All your queries, answered by Jill Stevens from credit information company Experian.
Jill Stevens of Experian
How can you get a default notice entry that is not true, removed from your credit records? Experian say they cannot remove a default notice, false or not, without the consent of the company who put it there and I can't contact them.
It's true that Experian doesn't own the information it stores for lenders, but we do have a legal obligation to do all we can to ensure it is accurate and up to date.
When you query a piece of information on your report we mark it as 'disputed' with a note to lenders that explains it is being investigated and should therefore not be relied upon. Then we will contact that lender and query the information on your behalf, if you want us to.
If the lender insists the entry is right and you insist it's wrong we will advise you to add a notice to your report putting your case and we'll tell you how to take your complaint to the Information Commissioner.
As you're having no luck contacting this lender yourself, get in touch with us and ask us to contact them for you.
Can you explain how to clear a bad debt, that has since been paid, from Credit Agency records?
Records of seriously bad debts that have led to a default, and things like court judgments, bankruptcies and Individual Voluntary Arrangements, stay on your credit report for six years. After that they fall off automatically.
During those six years the entries should show the status of the debt - in other words if it is fully or partially paid and how much is still owed.
You can't remove this factual information from your report (lenders need to know your recent credit history in order to make responsible credit decisions) but you should check that your report reflects the current position.
And you can add a notice - a paragraph of up to 200 words - to your report to explain any special circumstances that led to your financial difficulty. Lenders will see this and take it into consideration when you apply for credit.
Why do I get a bad credit score if I have changed addresses frequently in the last year but still manage to keep an excellent credit history? Surely, if someone moves around a lot in a short space of time they should gain credit score for keeping everything paid rather than be penalised for it?
Yes, you're right, the credit reference agency records your credit history. Lenders - and not the credit reference agency - decide who they think is going to be a safe customer.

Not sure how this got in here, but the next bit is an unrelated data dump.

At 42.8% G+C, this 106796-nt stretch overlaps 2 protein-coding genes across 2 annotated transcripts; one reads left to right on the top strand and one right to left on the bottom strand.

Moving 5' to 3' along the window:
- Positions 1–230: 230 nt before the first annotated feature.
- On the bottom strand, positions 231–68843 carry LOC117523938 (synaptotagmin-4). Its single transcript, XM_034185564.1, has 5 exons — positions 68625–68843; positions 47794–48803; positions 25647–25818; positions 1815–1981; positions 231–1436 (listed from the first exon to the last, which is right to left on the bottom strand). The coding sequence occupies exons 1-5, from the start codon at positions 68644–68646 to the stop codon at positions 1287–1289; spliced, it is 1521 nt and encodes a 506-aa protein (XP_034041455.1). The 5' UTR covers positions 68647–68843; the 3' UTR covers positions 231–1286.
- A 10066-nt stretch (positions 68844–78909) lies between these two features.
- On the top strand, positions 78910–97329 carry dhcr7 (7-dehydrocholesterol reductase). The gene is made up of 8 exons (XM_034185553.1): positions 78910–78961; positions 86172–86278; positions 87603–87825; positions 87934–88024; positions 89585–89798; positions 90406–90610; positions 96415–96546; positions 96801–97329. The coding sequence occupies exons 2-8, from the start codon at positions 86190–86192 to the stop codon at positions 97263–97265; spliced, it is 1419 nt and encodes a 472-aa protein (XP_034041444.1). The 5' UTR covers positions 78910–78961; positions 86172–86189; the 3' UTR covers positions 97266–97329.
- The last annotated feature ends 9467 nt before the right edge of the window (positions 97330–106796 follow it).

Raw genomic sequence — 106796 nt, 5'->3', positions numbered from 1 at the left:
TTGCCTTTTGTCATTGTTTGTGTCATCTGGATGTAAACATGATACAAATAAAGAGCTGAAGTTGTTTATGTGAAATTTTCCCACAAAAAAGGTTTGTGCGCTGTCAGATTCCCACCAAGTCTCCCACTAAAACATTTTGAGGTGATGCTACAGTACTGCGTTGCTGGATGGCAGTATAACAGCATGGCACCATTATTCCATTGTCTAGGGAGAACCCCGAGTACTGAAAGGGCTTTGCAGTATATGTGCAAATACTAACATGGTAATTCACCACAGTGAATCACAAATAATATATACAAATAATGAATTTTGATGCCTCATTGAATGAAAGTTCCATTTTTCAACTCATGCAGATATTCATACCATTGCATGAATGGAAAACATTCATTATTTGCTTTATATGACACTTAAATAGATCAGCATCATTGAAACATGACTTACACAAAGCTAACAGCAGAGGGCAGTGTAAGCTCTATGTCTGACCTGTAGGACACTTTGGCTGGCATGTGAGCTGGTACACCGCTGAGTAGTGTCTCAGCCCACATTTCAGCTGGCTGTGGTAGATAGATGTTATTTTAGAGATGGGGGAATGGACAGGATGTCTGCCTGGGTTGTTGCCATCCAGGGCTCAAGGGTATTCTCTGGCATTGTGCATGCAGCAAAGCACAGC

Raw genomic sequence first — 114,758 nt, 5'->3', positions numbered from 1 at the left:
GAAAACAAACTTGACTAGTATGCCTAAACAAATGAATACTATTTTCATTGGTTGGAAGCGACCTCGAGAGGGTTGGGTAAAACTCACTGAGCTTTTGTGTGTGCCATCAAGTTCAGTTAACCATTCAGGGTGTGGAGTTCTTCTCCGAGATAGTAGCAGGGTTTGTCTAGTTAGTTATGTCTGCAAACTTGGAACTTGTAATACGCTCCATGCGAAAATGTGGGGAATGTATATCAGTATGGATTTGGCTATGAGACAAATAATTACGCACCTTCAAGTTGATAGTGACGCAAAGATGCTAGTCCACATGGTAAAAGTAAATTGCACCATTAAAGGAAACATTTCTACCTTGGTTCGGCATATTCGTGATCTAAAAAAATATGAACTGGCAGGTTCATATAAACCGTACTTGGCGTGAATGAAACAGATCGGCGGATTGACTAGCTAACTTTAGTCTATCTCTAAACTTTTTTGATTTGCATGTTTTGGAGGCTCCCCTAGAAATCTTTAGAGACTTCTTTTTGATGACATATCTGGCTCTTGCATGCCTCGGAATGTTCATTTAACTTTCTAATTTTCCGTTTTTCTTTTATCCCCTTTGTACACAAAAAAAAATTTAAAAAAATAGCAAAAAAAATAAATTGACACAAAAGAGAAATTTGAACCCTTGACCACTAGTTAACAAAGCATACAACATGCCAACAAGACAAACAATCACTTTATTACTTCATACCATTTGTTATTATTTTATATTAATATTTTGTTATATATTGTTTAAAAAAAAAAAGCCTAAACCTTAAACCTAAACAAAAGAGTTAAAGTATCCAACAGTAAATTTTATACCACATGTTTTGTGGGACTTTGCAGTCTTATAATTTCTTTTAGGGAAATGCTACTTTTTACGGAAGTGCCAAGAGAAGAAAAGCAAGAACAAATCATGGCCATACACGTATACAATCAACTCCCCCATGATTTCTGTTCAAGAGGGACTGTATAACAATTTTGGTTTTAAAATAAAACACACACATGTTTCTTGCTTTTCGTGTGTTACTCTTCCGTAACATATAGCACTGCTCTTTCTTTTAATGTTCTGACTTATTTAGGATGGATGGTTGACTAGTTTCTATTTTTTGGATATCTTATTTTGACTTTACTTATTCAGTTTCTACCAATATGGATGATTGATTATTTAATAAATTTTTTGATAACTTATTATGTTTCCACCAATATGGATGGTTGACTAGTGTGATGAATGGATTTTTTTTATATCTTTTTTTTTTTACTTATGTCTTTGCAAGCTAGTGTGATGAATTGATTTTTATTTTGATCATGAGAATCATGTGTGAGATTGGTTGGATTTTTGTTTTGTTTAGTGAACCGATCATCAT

Our CreditExpert service lets you see a score based on your report, but this is just a guide for you to get an idea of how the information is likely to be viewed by a lender.
Some lenders do interpret frequent house moves (which they would know about from your application form) as a sign of instability and this may affect your credit score (for detailed reasons probably known only to those experts who decide who is and who isn't a good risk).
So your moves may be the problem. But, equally, you may be having difficulty because you've not registered to vote - your credit report includes electoral roll details because lenders use this to help with identity checks.
If you're not registered, you need to be. If you are registered, and you've actually been refused credit, go back to the lender you applied to and appeal - if you explain the reason for your moves and stress your responsible attitude to credit the decision may be reversed.
Alternatively, you have the right to ask for any subsequent application to be decided 'manually' rather than by an automated system. This would give you a chance to explain how your job has made the moves necessary.
How can I increase my credit score? My rating was at the highest possible level for over 30 years however I fell behind with credit card and mortgage payments. Despite having repaid nearly all of my substantial debts my rating stubbornly remains at the 'poor' level, too low to obtain any form of credit. Could the problem be that I am retired?
Because lenders, and not the credit reference agencies, make the decision to grant credit or not, there is little point in lobbying Experian to improve your score. The information we hold is factual. The score we provide as part of CreditExpert is just a guide to how lenders will probably view that factual information. It's not the actual score a lender will give your application - scores vary from lender to lender and from product to product.